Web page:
The judiciary, a partner to tackle illegal wildlife trade
Illegal trade in wildlife is a growing business evolving into a multi-billion-dollar industry with sophisticated criminal networks, unlawful poaching, harvesting and trading animals and plants. Major contributing factors are persistent gaps and weaknesses in legislation coupled with poor implementation and low levels of compliance in most countries affected. These problems are compounded by cross-border challenges such as the absence of cooperation between law enforcement agencies, limited information exchanges and no harmonisation of wildlife laws.
Photo: Darren Pietersen
Photo: Michael Siebert on Pixabay
Photo: Daniel Polák on Pixabay
The Environmental Law Centre is happy to release three reports carried out to analyse court cases related to illegal wildlife trade in target countries (Cameroon, Republic of Congo and China) to provide an overview of the problem in these countries, information and recommendations to strengthen the legal and judicial systems for addressing poaching and illegal wildlife trade. The reports, available in WILDLEX, follow a previous one for Tanzania released in 2016.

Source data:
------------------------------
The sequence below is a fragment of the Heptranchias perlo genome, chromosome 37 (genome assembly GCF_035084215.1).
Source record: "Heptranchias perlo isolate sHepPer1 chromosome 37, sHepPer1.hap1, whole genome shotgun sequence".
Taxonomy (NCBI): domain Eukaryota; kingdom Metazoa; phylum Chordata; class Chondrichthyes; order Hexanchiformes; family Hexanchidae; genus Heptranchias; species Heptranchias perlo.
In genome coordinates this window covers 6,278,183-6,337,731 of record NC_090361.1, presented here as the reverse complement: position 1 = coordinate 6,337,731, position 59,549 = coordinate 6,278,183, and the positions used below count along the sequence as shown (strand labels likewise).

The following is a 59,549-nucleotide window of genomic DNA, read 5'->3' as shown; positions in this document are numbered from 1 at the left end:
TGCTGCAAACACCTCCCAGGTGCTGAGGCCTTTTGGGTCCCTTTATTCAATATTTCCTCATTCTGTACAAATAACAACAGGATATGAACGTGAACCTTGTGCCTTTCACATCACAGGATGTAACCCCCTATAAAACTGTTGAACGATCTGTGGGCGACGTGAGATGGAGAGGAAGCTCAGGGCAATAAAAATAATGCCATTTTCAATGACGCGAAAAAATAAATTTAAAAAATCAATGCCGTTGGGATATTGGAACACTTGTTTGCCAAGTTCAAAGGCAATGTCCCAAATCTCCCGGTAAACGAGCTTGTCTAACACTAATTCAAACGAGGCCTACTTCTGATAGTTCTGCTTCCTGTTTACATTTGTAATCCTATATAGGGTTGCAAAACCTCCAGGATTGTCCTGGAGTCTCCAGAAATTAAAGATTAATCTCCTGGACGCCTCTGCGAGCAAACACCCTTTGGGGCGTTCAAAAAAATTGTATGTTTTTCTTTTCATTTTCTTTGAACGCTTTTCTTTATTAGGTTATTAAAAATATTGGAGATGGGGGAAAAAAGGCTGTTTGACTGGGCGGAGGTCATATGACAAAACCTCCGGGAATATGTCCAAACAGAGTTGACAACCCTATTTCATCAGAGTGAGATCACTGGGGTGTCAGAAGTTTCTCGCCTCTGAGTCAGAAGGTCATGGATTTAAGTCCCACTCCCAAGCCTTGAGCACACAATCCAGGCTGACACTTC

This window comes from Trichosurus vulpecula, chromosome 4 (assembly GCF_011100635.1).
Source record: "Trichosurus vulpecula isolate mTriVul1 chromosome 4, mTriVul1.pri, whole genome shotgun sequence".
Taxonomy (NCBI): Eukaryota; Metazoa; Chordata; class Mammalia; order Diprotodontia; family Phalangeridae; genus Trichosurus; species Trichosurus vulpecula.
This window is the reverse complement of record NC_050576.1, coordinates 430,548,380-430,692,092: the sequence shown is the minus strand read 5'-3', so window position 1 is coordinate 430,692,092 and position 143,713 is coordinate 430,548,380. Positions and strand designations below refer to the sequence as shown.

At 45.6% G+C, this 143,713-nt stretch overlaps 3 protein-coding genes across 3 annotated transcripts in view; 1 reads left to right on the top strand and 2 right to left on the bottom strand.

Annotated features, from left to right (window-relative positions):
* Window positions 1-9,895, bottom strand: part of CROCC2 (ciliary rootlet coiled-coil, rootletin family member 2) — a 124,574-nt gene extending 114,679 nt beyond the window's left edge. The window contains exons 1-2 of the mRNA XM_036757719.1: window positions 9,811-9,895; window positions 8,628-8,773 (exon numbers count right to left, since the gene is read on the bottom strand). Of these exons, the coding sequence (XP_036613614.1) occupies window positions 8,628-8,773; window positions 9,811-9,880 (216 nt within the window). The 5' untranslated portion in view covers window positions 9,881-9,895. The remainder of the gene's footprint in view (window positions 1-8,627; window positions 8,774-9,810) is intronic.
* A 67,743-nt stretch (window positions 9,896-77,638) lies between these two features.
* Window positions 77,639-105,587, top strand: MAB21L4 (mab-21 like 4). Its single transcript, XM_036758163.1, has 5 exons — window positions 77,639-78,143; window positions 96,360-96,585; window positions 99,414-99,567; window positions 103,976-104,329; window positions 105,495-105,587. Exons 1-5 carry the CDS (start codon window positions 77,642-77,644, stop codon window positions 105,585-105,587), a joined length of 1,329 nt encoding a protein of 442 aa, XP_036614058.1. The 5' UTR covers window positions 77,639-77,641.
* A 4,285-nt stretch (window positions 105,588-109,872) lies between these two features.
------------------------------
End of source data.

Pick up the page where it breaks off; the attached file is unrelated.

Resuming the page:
Furthermore, the Environmental Law Centre has developed an online course entitled “Wildlife crime: Legal and institutional aspects” which is available on the Centre’s e-learning platform, and accessible to all.
These reports and online course were funded by the German Federal Ministry for Economic Cooperation and Development as well as the German Federal Ministry of the Environment, Nature Conservation and Nuclear Safety through the Partnership against Poaching and Illegal Wildlife Trade in Africa and Asia.